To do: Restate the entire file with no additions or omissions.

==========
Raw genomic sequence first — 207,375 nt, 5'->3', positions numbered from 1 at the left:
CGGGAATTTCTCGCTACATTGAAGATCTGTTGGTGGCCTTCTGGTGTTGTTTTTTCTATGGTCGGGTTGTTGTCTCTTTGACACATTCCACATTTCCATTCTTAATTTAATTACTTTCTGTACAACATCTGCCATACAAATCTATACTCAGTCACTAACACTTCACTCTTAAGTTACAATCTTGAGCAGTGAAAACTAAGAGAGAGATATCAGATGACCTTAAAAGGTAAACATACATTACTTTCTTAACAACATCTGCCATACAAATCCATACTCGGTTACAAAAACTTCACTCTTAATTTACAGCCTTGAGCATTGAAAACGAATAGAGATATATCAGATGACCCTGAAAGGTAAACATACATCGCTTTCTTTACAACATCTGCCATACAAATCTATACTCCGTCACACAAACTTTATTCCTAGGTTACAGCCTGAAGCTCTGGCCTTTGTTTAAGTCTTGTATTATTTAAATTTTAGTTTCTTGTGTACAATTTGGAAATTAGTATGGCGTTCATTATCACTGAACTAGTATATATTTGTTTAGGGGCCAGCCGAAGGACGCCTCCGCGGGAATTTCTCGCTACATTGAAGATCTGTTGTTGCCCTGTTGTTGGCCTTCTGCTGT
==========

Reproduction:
Raw genomic sequence first — 207,375 nt, 5'->3', positions numbered from 1 at the left:
CGGGAATTTCTCGCTACATTGAAGATCTGTTGGTGGCCTTCTGGTGTTGTTTTTTCTATGGTCGGGTTGTTGTCTCTTTGACACATTCCACATTTCCATTCTTAATTTAATTACTTTCTGTACAACATCTGCCATACAAATCTATACTCAGTCACTAACACTTCACTCTTAAGTTACAATCTTGAGCAGTGAAAACTAAGAGAGAGATATCAGATGACCTTAAAAGGTAAACATACATTACTTTCTTAACAACATCTGCCATACAAATCCATACTCGGTTACAAAAACTTCACTCTTAATTTACAGCCTTGAGCATTGAAAACGAATAGAGATATATCAGATGACCCTGAAAGGTAAACATACATCGCTTTCTTTACAACATCTGCCATACAAATCTATACTCCGTCACACAAACTTTATTCCTAGGTTACAGCCTGAAGCTCTGGCCTTTGTTTAAGTCTTGTATTATTTAAATTTTAGTTTCTTGTGTACAATTTGGAAATTAGTATGGCGTTCATTATCACTGAACTAGTATATATTTGTTTAGGGGCCAGCCGAAGGACGCCTCCGCGGGAATTTCTCGCTACATTGAAGATCTGTTGTTGCCCTGTTGTTGGCCTTCTGCTGT